Psychological Forensic Evaluations Knowing when and how to obtain a forensic evaluation – which typically goes beyond the scope of a basic clinical interview or a non-forensic psychological evaluation – could make or break your case. This article discusses several things you should look for in a forensic evaluation.

DUI Assessments
Clients often get referred to our practice who are asked to undergo an evaluation related to a DUI/DWI offense. This article shares a little about what that entails, so you can know what your clients may expect when they seek an evaluation from a private practice following a DUI.

Benefits and Concerns of Using a Parent Coordinator (PC) in High-Conflict Divorce
In high-conflict divorce it can be difficult for parents to make joint decisions regarding their children. When parents seem more invested in winning the conflict than in finding resolution for the sake of the child, it’s time to consider a Parenting Coordinator (PC). This article discusses the role of the PC and the significant benefits gained when one is utilized.

Supporting Clients Through Immigration Experiences
An immigration experience, especially one precipitated by persecution or trauma, is a jarring, life- and identity-altering experience. Being in a helping relationship with someone in such a critical and sensitive life period can be a powerful experience. An evaluation of their trauma symptoms and diagnosis, and resultantly the anticipated effects should they be denied asylum, can be of great benefit to the court in understanding the complexities of the case. In this article, we discuss many of the important factors to be considered when working with this population.

Description of Tests Commonly Used in Psychological Evaluations, Risk Assessments, and/or Custody Evaluations
When thinking that a psychological evaluation of your client, or the other party, may be helpful to your case, ever wish you knew more about what tests might be given? While many if not most evaluations do not include a description of tests used, at Lepage Associates we think it is helpful for the readers to understand more about the tests used and thus we include a description of all tests used on every evaluation we do. Read on to find a description of some of the most common tests used in evaluations.

Interviewing Children: Tips for Attorneys
As an attorney there may be times you have to interview a child. Understanding some general helpful strategies as well as basic developmental tendencies about different age groups can help you decide how to conduct an interview with a child.

Mental Health Parity and Access to Care
Working in the legal profession increases the odds of working with a client who is struggling to cope with stress and potentially other mental health concerns. Understanding their barriers to access and how to overcome them can result in improved outcomes. This article looks at how mental health parity and access to care have made significant gains with room for continued improvement.

Insurance for Court-Ordered Services
One of the most common questions about court-ordered services pertains to insurance coverage. This article discusses the factors used to determine whether services could be reimbursed by insurance and the criteria that must exist. Also included is helpful information regarding what services do not qualify and the reasons why.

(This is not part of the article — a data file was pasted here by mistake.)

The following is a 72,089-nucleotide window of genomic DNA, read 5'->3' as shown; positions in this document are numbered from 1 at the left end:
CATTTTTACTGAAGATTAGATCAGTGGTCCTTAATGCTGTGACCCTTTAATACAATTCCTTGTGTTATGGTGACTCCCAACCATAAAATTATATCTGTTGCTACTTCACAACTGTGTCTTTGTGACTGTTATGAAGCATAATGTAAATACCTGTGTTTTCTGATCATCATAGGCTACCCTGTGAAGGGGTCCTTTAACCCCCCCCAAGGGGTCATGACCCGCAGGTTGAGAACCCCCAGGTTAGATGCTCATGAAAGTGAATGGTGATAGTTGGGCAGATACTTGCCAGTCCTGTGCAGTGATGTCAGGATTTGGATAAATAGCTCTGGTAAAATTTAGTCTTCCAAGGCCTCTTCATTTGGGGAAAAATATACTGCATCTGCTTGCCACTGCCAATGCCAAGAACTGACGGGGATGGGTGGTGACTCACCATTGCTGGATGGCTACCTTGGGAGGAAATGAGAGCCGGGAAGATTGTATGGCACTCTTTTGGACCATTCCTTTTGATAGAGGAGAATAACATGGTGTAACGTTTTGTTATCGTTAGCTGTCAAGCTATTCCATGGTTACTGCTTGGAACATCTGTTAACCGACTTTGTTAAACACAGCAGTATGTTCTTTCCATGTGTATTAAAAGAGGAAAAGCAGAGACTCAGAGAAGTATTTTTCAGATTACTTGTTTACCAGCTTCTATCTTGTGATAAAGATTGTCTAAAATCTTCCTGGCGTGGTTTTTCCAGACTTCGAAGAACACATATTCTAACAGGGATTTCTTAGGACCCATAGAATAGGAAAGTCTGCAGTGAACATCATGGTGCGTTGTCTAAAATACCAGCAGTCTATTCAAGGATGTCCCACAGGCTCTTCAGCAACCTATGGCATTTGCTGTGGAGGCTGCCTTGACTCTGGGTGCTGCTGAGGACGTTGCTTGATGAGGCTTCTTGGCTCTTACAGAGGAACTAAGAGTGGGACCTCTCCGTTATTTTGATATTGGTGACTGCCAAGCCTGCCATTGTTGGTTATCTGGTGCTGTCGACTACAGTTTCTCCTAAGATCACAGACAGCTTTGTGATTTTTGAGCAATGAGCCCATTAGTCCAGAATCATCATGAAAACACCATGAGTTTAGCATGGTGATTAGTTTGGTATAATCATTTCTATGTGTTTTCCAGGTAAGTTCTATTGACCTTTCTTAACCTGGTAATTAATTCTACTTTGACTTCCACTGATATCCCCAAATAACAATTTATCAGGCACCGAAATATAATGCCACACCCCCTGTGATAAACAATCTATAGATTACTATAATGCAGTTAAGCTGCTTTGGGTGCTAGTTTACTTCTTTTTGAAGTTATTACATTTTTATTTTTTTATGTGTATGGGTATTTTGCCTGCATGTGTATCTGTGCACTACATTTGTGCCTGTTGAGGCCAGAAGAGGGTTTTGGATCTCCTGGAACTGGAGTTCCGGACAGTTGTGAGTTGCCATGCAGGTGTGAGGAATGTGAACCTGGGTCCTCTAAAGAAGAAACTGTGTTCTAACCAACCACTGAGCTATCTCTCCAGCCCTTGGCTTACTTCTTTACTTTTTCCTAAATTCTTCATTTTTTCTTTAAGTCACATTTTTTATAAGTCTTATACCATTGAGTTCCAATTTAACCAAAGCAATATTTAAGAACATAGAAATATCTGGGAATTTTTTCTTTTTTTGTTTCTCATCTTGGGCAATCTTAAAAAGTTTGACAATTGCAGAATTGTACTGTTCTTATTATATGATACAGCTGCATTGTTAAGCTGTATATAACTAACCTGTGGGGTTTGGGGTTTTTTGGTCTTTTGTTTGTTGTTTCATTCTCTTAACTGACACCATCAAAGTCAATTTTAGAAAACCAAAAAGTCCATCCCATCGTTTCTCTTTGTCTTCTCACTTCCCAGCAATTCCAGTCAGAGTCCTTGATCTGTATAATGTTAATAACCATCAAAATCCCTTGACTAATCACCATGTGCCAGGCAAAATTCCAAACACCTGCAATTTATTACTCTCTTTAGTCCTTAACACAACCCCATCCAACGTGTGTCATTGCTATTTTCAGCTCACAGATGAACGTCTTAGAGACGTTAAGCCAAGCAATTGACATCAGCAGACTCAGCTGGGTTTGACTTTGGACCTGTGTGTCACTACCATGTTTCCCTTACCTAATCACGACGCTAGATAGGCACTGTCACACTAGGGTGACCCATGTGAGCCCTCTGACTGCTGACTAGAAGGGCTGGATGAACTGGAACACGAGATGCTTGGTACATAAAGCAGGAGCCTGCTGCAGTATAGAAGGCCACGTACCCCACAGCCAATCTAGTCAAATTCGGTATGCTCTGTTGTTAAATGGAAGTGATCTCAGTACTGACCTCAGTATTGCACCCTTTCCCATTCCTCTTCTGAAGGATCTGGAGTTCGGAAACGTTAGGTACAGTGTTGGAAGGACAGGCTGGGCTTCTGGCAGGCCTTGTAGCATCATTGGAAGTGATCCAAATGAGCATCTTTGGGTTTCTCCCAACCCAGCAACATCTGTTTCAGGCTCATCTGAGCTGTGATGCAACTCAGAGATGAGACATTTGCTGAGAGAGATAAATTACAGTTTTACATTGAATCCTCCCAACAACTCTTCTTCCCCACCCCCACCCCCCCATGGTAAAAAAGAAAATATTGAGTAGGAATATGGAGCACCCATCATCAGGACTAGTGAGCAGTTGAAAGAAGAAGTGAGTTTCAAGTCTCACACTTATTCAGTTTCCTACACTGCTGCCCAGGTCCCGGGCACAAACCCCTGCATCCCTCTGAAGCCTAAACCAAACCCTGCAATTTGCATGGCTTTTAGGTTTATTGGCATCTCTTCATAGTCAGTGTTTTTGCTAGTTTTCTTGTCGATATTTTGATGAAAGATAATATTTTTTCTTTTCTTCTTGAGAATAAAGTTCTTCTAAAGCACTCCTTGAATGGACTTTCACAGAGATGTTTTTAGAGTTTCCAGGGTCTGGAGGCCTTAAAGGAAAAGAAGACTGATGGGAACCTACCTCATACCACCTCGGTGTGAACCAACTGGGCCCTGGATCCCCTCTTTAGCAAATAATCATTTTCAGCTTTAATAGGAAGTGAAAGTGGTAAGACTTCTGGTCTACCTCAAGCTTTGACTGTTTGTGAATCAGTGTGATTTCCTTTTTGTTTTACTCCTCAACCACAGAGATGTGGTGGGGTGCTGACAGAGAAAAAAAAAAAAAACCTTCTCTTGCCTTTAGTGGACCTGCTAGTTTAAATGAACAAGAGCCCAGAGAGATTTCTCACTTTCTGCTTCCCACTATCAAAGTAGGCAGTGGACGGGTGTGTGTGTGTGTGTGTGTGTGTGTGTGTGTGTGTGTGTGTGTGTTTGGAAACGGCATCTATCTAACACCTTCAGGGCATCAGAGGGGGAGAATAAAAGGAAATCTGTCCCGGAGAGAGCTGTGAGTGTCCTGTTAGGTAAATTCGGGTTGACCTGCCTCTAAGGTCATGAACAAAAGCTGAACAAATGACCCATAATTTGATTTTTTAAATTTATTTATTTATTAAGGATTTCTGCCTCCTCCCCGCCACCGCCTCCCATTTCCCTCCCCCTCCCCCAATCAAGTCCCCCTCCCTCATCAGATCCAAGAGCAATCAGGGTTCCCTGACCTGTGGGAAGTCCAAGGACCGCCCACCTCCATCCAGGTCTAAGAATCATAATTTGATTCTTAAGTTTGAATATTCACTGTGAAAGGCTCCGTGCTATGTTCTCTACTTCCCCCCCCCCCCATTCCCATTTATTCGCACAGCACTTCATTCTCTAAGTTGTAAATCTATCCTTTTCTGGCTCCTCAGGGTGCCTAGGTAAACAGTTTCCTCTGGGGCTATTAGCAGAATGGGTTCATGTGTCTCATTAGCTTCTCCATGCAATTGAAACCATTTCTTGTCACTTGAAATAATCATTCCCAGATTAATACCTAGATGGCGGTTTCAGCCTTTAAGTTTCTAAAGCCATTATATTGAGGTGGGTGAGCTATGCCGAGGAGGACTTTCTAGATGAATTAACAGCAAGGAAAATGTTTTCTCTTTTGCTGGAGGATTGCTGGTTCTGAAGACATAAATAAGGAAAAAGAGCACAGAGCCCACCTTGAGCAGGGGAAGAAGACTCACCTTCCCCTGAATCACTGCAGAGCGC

Mental Health Leading Cause of Disability
Attorneys are regularly in contact with people experiencing a high amount of stress in their life. Would you be surprised to know that 25% of all adults and 20% of all children meet criteria for a mental health disorder in any given year? Did you know that mental health disorders are the leading cause of disability, and that talk therapy has been empirically-validated to treat mental health disorders? In this article, Dr. Tina Lepage looks at these statistics and how you can help your clients.

Helping Your Clients Navigate Adoption
In this article, Dr. Julia Jacobs describes the common issues that face parents who are going through the adoption process, how evaluations can help these families, and how to help them cope after they have adopted a child into their family.

Custody Evaluations: A Team Approach versus Individual Evaluator
In this article, Dr. Lepage describes the custody evaluation process and how multiple evaluators benefit the family and process.

How to Tactfully & Effectively Refer Clients to Therapy
In this article, we describe ways to encourage your client to attend therapy, to include tips for wording as well as resources to have available for clients.

Domestic Violence Risk Assessment
In this article, we describe the characteristics of abusers and how risk of re-offense is evaluated.

Psychological Evaluations and Divorce: Psychologist’s Language/Naming of Reports
In this article, we provide examples of concerns and requests for psychological evaluations seen in high conflict divorce proceedings. Read here to decide what evaluation is best for your client.

Sexual Offender Risk Assessments
In this article, we discuss the different factors involved in sexual offender recidivism as well as actuarial assessments that are used in these evaluations.

Child Custody Evaluations
In this article, we discuss the different types of psychological tests used in child custody evaluations, to include both traditional psychological tests as well as those developed specifically to assess parenting capacity.

The Group Dynamics & Individual Factors of Teen Violence
In this article, we describe how group dynamics interact with factors such as family history, temperament, and individual risk factors to lead a teenager to engage in violence.

Psychological Forensic Evaluations
In this article from Lawyer’s Weekly, it discusses what to look for in a forensic psychological evaluation, and distinguishes between different types of evaluations and how a psychologist can be helpful in criminal legal cases.

Understanding PTSD for Attorneys
In this article from Lawyer’s Weekly, it defines the diagnosis of PTSD, discusses its causes, and looks at it from the angle of a functional analysis, i.e., explains how you know if it interferes with someone’s functioning.